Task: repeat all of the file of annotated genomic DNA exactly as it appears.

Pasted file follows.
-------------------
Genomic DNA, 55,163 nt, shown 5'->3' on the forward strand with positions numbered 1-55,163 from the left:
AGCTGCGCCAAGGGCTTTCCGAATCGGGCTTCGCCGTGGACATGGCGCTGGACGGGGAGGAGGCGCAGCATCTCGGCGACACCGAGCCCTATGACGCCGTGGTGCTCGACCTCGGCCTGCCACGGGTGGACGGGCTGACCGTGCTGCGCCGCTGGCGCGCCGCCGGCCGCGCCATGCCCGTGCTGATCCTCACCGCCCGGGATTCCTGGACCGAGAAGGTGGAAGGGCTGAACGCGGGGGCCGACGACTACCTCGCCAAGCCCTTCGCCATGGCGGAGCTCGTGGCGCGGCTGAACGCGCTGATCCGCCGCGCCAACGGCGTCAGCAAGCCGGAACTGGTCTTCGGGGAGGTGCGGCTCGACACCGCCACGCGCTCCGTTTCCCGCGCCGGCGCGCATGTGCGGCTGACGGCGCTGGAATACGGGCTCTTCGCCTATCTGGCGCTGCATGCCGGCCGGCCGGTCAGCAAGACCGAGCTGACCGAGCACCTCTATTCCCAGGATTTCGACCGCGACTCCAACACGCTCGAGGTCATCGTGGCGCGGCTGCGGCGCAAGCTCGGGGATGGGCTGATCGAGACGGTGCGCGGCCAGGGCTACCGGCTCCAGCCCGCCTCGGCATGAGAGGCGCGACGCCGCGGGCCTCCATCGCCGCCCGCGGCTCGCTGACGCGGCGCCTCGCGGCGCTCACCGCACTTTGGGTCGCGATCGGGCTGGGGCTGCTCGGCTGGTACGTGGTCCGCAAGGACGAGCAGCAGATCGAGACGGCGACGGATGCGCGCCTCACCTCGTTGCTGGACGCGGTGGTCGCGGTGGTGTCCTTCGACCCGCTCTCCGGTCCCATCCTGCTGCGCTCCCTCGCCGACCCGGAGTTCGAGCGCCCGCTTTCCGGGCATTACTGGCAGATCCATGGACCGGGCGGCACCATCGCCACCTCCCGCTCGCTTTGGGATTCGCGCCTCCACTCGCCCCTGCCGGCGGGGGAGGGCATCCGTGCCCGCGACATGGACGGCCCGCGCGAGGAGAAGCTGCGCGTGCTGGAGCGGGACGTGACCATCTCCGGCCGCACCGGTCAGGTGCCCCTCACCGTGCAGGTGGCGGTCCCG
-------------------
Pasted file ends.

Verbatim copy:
Genomic DNA, 55,163 nt, shown 5'->3' on the forward strand with positions numbered 1-55,163 from the left:
AGCTGCGCCAAGGGCTTTCCGAATCGGGCTTCGCCGTGGACATGGCGCTGGACGGGGAGGAGGCGCAGCATCTCGGCGACACCGAGCCCTATGACGCCGTGGTGCTCGACCTCGGCCTGCCACGGGTGGACGGGCTGACCGTGCTGCGCCGCTGGCGCGCCGCCGGCCGCGCCATGCCCGTGCTGATCCTCACCGCCCGGGATTCCTGGACCGAGAAGGTGGAAGGGCTGAACGCGGGGGCCGACGACTACCTCGCCAAGCCCTTCGCCATGGCGGAGCTCGTGGCGCGGCTGAACGCGCTGATCCGCCGCGCCAACGGCGTCAGCAAGCCGGAACTGGTCTTCGGGGAGGTGCGGCTCGACACCGCCACGCGCTCCGTTTCCCGCGCCGGCGCGCATGTGCGGCTGACGGCGCTGGAATACGGGCTCTTCGCCTATCTGGCGCTGCATGCCGGCCGGCCGGTCAGCAAGACCGAGCTGACCGAGCACCTCTATTCCCAGGATTTCGACCGCGACTCCAACACGCTCGAGGTCATCGTGGCGCGGCTGCGGCGCAAGCTCGGGGATGGGCTGATCGAGACGGTGCGCGGCCAGGGCTACCGGCTCCAGCCCGCCTCGGCATGAGAGGCGCGACGCCGCGGGCCTCCATCGCCGCCCGCGGCTCGCTGACGCGGCGCCTCGCGGCGCTCACCGCACTTTGGGTCGCGATCGGGCTGGGGCTGCTCGGCTGGTACGTGGTCCGCAAGGACGAGCAGCAGATCGAGACGGCGACGGATGCGCGCCTCACCTCGTTGCTGGACGCGGTGGTCGCGGTGGTGTCCTTCGACCCGCTCTCCGGTCCCATCCTGCTGCGCTCCCTCGCCGACCCGGAGTTCGAGCGCCCGCTTTCCGGGCATTACTGGCAGATCCATGGACCGGGCGGCACCATCGCCACCTCCCGCTCGCTTTGGGATTCGCGCCTCCACTCGCCCCTGCCGGCGGGGGAGGGCATCCGTGCCCGCGACATGGACGGCCCGCGCGAGGAGAAGCTGCGCGTGCTGGAGCGGGACGTGACCATCTCCGGCCGCACCGGTCAGGTGCCCCTCACCGTGCAGGTGGCGGTCCCG